Baucus and His Personal Life No Stranger to Controversy

The controversy over Sen. Max Baucus mixing love and politics seems to have come and gone in a matter of days, with his Senate colleagues ignoring calls for an inquiry and the Montana Democrat playing down the significance of his move to nominate his girlfriend for U.S. attorney.

But critics say the revelation of what some believe may have been a conflict of interest speaks to a "pattern" of questionable behavior. If nothing else, it's the latest splash of color in Baucus' unusual romantic history.

Baucus' love life last attracted attention a decade ago, when his former chief of staff filed a civil suit against him, accusing him of firing her for rejecting his persistent sexual advances and seeking monetary damages from him for sexual harassment.

Christine Niedermeier also claimed Baucus failed to follow through on a "substantial" settlement package he promised her. But Baucus' office denied her charges and maintained he fired her because she was abusive toward her staff, and the civil suit was dismissed.

Reached by phone Tuesday, Niedermeier said she's "moved on" from her clash with Baucus, but she called the latest controversy part of a pattern.

"People see that story and they see a pattern of conduct and they can judge for themselves," she told, declining to comment further.

Baucus' office came out with the revelation about his girlfriend's nomination following a report on the Main Justice Web site on Friday. Baucus acknowledged that he recommended Melodee Hanes, a current Justice Department official and former state director for Baucus, to be U.S. attorney while they were dating.

But he defended Hanes as "highly qualified" for the job, saying, "I, for one, did not want her relationship with me to disqualify her from applying for the position."

Hanes withdrew her nomination in March, a decision Baucus said was made so that the two could live together in Washington. He said she received her Justice job after applying "independently." He also made clear that they began dating after he and his wife had separated. They have since divorced.

But questions remain about the nomination, including whether any other high-ranking officials were aware of the relationship at the time. The Wall Street Journal reported Monday that, according to several people involved in the process, the senator did not mention the relationship to the White House, Montana Sen. Jon Tester or the attorney who was tasked with reviewing candidates.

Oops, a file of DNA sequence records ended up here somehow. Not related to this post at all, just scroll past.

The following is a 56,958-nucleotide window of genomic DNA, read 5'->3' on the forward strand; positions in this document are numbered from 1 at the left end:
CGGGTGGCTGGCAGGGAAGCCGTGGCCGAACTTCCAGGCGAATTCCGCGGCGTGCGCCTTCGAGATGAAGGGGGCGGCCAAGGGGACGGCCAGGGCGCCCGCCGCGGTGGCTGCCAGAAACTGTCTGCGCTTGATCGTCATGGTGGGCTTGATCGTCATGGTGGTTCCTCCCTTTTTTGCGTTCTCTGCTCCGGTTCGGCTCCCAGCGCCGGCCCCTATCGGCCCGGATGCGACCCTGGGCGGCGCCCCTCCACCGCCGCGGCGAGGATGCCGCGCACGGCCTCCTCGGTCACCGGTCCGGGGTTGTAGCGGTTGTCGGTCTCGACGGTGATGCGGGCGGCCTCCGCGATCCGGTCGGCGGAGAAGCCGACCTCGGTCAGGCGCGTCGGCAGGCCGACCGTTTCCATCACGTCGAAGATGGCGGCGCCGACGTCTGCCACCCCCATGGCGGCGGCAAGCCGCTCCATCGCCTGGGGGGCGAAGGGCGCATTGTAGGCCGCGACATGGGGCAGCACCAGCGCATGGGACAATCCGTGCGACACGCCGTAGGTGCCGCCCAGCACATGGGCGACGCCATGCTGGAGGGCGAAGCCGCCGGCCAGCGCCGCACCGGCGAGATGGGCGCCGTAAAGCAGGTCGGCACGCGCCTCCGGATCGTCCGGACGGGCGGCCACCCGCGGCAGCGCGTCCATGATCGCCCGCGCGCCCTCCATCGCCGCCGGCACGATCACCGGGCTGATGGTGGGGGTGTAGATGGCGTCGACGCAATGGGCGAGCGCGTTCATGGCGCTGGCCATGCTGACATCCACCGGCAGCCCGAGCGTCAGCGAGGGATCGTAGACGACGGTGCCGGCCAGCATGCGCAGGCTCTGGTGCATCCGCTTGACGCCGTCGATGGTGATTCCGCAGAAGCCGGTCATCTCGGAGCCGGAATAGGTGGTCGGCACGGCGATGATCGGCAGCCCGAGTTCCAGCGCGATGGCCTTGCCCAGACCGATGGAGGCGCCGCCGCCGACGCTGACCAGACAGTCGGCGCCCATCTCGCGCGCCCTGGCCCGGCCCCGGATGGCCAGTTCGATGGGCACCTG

Still, the fact that Baucus' former chief of staff Jim Messina is now deputy chief of staff for President Obama was hard to overlook.

"There's a lot of people in D.C. who knew this stuff was going on," Montana Republican Party Chairman Will Deschamps said. "Jim Messina would know for sure."

He called the incident "part of a pattern" for Baucus that is "embarrassing and extremely disappointing," and he said Baucus should resign as chairman of the Senate Finance Committee.

But Senate Majority Leader Harry Reid is standing by Baucus, who is a valuable player in the ongoing health care reform debate. Reid on Saturday called Baucus a "good friend" who has his "full support."

And the White House unequivocally rejected the notion that Messina or anybody knew about Hanes' relationship with Baucus.

"Nobody here was involved in that," White House Press Secretary Robert Gibbs said Monday. "When I say nobody was involved in it, I don't mean everybody but people that know Senator Baucus -- I mean nobody."

The latest incident may just end up another odd footnote in Baucus' personal life. Among them would be the alleged behavior of his ex-wife, Wanda. Before the two separated and then announced their divorce in April, Baucus was accused in 2004 of assaulting another woman at a Washington, D.C., garden center. She apparently was upset that nobody helped her load mulch into her car.

To avoid prosecution, she struck a plea deal for a misdemeanor assault charge.